For five years, from the time I was a senior in high school, until I graduated from ORU, I had few rejection incidents. Then I graduated, and couldn’t get a job in my chosen field of broadcasting. Today’s job market is more sophisticated than the 1970s. Networking is rapidly becoming the best way to secure a professional position. Click to Tweet #amwriting #rejection #APD Back then, we used the shotgun, classified ad approach of job-hunting, with very little success.
When I graduated in 1976, we had a terrible recession. Everyone complains about the one we had in 2008. 1976 was a lot worse, at least for me, it was. When I’d apply for a job, back then, they said, always follow up. That was hard for me, because it usually meant they weren’t interested. Our local TV channels in Wichita, Kansas, had maybe a hundred applicants for a studio camera position, an entry-level position a recent college grad would normally have no problem getting. But with that recession, managers could afford to be picky. They’d pick one with experience who they could hire cheap.
Since I didn’t really have any experience in the field (college classes don’t count), I couldn’t get a job. People kept telling me in college, “You won’t have any trouble getting a job. You’re a woman.” Yeah right. Not.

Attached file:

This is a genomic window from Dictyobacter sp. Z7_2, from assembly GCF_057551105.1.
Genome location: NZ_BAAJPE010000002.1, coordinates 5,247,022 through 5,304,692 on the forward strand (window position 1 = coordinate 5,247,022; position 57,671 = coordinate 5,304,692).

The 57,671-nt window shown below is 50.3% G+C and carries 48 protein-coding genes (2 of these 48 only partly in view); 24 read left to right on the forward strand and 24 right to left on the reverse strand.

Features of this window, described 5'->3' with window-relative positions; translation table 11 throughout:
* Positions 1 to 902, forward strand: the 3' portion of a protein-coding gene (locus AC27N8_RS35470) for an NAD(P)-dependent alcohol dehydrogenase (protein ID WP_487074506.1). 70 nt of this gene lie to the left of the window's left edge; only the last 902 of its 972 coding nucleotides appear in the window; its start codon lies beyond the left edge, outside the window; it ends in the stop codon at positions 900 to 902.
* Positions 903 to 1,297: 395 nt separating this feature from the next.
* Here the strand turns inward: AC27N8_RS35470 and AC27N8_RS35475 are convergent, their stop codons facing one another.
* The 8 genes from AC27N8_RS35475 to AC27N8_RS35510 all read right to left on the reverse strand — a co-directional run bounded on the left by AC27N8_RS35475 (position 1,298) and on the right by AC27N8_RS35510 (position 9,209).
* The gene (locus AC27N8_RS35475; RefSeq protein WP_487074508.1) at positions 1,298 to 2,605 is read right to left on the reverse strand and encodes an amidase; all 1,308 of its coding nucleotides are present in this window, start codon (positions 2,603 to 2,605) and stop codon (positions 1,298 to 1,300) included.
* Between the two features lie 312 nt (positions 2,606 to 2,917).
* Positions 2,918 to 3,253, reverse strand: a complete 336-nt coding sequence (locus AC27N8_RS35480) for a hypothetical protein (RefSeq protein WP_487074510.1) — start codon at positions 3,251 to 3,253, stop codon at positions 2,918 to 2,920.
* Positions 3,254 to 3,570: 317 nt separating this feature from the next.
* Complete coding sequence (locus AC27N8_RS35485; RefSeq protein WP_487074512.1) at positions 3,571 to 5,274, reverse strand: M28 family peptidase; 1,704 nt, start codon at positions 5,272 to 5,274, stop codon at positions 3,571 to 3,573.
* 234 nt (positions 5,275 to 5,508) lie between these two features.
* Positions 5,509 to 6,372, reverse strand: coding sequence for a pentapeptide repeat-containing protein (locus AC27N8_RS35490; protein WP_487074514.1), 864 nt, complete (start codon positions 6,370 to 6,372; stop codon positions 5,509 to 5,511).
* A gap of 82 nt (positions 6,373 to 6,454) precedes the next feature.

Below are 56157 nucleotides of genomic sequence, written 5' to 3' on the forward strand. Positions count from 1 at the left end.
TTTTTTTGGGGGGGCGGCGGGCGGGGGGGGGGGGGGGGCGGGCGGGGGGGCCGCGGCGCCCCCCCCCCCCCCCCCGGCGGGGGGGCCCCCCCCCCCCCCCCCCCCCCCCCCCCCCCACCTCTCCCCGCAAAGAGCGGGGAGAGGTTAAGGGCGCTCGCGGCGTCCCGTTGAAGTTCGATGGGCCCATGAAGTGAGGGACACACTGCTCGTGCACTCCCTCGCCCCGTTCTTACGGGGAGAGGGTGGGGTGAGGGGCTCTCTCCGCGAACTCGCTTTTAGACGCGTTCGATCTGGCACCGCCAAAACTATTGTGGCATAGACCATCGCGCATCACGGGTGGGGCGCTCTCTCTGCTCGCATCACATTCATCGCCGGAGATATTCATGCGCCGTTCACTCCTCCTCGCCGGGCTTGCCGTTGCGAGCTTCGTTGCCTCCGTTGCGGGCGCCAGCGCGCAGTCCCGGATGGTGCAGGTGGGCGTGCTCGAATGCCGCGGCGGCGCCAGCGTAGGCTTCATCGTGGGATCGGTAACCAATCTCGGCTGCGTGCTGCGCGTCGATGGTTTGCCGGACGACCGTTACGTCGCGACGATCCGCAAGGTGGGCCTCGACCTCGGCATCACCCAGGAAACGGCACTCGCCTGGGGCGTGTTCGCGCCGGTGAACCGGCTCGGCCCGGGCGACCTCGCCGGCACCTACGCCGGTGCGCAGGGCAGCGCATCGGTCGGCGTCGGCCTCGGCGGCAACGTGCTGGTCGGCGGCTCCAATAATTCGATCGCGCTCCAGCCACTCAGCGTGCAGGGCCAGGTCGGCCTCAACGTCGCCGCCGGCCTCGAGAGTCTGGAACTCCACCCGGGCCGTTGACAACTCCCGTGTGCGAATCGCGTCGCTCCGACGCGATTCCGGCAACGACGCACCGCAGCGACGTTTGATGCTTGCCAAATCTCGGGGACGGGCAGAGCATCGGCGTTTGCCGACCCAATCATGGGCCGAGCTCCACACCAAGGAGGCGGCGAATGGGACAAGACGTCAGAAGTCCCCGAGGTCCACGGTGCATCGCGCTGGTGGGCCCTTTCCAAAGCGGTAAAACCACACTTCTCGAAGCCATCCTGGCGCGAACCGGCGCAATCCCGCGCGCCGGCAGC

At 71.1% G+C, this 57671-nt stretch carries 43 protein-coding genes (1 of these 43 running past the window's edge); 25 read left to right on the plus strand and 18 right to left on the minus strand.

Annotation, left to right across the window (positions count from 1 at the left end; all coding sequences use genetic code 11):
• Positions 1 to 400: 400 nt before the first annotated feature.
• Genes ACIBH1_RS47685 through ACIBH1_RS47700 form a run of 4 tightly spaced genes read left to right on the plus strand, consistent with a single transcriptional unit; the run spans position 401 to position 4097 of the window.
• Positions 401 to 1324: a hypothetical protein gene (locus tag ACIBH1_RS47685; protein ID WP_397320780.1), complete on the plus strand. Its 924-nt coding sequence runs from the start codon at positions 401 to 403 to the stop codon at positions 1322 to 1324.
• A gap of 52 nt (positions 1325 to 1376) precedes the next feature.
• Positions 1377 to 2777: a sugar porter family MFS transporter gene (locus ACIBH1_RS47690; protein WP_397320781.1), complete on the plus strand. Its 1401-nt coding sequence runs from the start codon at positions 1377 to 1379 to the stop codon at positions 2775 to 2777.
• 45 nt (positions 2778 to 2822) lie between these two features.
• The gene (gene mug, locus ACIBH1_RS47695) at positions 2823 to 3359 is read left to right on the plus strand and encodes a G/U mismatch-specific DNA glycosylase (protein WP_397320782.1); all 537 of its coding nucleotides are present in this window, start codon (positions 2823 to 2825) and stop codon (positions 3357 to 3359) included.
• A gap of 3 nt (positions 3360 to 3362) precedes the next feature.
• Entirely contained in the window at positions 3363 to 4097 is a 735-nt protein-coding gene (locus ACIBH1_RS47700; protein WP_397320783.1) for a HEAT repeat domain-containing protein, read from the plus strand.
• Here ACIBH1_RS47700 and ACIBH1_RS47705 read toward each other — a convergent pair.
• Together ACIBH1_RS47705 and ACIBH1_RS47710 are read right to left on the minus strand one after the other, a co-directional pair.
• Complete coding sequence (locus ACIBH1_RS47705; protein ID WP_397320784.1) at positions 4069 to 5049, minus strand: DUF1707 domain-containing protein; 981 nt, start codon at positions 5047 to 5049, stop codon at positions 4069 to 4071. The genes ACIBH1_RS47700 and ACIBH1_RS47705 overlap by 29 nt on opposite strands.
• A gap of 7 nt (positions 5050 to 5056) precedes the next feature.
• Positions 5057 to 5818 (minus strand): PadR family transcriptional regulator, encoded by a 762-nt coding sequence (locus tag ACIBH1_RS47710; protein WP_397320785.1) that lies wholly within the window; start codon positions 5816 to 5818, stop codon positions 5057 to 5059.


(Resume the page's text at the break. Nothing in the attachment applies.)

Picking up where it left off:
So, I decided to go to grad school, because WSU (Wichita State University) had a “real” broadcasting radio station. At the time I attended ORU, they didn’t. It only reached as far as the cafeteria. After ending up with a practically useless master’s degree, I was told, when rejected, that I didn’t have “commercial” broadcasting experience. Sheesh. I couldn’t win.
And so began many years of getting jobs, getting fired, trying to find another job, trying to keep it. After only two broadcasting positions, both of which I got fired from, I tried to find something related, and that brought me to Pennsylvania. But that only lasted two years (the longest I’d had any job to that point). It was by mutual agreement that I didn’t stay. I had some serious misunderstandings while there––to the point where they wanted me to counsel with my pastor to see why I couldn’t communicate well.
So, here I am, a communications major, and I can’t communicate. My pastor, plus a friend within the agency, decided it came down to I couldn’t communicate with that particular group of people.
I understand now, now that I know what my problem was, that my miscommunications had something to do with my rejection issues. Didn’t know it then, though. Encourage and support those who have trouble holding down a job. There may be many reasons why they’re having trouble. All anyone wants is to be secure, feel safe, and be accepted, whether it be on the job, at home, school, or anywhere. Click to Tweet Provide that safety and you help someone heal. #amwriting #rejection #APD